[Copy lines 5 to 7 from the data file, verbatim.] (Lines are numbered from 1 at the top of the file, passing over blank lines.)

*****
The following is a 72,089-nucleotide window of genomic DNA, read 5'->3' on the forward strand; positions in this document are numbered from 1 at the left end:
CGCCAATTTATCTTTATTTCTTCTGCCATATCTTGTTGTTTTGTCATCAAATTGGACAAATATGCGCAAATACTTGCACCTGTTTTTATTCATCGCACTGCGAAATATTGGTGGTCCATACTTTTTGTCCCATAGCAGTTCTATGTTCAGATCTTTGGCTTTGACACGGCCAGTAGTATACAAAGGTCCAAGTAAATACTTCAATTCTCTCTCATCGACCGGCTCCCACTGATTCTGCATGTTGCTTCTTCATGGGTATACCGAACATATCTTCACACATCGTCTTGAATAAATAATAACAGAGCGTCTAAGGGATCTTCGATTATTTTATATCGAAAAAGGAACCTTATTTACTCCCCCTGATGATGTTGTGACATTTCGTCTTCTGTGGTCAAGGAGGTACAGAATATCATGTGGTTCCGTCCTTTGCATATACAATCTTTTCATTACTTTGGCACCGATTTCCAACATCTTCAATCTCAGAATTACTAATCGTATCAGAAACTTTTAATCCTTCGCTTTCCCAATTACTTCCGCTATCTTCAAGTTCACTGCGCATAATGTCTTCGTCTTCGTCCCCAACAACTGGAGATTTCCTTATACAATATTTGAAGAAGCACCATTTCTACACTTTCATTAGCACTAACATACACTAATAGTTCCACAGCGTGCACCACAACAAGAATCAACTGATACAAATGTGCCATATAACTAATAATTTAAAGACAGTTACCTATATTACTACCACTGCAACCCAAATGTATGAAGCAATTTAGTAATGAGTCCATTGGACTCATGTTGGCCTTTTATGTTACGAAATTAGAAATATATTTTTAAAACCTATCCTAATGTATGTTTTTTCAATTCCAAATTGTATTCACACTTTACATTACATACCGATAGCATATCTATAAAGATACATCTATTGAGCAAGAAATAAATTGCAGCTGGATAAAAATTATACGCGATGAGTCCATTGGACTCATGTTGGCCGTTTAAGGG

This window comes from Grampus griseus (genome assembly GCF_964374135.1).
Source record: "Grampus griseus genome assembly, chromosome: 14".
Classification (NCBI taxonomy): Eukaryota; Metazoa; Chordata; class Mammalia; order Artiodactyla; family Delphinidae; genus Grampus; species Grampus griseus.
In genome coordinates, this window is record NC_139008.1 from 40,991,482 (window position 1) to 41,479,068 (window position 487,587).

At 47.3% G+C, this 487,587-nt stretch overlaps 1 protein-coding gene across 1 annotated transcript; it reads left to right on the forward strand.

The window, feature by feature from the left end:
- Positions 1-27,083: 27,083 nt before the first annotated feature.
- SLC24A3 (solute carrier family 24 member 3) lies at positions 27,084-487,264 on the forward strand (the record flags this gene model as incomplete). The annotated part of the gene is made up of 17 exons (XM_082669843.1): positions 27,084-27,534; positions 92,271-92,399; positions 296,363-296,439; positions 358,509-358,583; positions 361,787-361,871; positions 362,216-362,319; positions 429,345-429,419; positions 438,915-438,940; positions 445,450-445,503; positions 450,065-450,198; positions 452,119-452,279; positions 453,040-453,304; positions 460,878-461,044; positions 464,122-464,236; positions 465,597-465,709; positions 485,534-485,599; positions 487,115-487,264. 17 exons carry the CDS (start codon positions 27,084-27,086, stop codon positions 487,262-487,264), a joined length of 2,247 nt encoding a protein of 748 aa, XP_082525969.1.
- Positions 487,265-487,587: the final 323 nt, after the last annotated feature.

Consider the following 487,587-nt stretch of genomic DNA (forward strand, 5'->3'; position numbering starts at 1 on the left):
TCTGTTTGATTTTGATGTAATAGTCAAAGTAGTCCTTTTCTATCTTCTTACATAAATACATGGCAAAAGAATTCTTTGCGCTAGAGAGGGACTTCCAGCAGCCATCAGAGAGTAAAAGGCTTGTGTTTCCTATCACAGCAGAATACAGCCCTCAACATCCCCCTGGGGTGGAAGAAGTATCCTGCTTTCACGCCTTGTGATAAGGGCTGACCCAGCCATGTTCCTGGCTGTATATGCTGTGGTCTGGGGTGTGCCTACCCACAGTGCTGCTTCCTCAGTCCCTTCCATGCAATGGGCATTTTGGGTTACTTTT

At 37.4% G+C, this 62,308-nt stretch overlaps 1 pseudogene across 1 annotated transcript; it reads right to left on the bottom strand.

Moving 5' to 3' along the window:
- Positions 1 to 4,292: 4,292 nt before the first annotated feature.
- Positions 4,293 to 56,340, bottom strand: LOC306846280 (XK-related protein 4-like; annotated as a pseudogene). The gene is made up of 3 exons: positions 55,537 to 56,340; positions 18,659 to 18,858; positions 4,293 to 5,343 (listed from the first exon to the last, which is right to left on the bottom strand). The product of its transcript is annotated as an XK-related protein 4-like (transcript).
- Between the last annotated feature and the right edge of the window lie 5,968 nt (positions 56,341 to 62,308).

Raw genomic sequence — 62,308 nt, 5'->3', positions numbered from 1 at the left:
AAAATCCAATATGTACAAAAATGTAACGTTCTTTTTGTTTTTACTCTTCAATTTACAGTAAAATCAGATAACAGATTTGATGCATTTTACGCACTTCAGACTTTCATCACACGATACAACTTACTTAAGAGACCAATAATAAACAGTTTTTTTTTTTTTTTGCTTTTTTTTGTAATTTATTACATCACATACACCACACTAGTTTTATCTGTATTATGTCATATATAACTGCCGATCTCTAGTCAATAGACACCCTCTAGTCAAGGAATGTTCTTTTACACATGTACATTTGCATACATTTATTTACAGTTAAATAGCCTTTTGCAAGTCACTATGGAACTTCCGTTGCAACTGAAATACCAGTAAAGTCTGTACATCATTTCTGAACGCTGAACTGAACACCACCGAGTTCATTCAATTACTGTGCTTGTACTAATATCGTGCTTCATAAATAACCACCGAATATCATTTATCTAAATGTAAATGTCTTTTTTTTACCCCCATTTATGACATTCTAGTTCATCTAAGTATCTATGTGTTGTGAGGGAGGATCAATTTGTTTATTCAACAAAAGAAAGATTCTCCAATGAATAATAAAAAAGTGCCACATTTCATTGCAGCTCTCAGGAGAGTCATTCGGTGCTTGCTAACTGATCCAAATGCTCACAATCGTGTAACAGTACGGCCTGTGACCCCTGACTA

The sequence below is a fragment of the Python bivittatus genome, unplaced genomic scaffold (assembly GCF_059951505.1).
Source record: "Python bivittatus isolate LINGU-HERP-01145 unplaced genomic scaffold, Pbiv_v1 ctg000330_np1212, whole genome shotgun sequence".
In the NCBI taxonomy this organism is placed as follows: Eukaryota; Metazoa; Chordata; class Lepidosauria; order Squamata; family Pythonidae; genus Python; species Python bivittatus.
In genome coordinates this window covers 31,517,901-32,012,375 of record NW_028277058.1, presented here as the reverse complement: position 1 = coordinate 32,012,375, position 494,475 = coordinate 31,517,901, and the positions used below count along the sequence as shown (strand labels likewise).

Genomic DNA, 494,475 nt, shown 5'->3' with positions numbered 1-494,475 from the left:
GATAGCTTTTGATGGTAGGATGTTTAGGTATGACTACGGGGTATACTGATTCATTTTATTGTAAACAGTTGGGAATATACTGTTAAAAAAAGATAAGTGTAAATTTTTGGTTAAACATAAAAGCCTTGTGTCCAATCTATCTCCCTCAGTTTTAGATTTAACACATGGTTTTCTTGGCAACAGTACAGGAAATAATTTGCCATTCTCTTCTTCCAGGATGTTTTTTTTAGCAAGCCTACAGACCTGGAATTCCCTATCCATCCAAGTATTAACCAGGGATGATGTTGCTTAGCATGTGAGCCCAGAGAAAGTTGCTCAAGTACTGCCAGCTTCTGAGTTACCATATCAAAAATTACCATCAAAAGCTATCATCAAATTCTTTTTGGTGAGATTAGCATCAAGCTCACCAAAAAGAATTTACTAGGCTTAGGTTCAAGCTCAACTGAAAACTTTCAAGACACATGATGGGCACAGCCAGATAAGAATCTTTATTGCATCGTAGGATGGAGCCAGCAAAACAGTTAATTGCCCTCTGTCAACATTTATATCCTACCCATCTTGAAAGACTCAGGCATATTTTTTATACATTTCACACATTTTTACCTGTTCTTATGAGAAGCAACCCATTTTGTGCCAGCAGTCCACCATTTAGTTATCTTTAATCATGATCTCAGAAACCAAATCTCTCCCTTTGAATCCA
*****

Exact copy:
Classification (NCBI taxonomy): Eukaryota; Metazoa; Chordata; class Mammalia; order Artiodactyla; family Delphinidae; genus Grampus; species Grampus griseus.
In genome coordinates, this window is record NC_139008.1 from 40,991,482 (window position 1) to 41,479,068 (window position 487,587).

At 47.3% G+C, this 487,587-nt stretch overlaps 1 protein-coding gene across 1 annotated transcript; it reads left to right on the forward strand.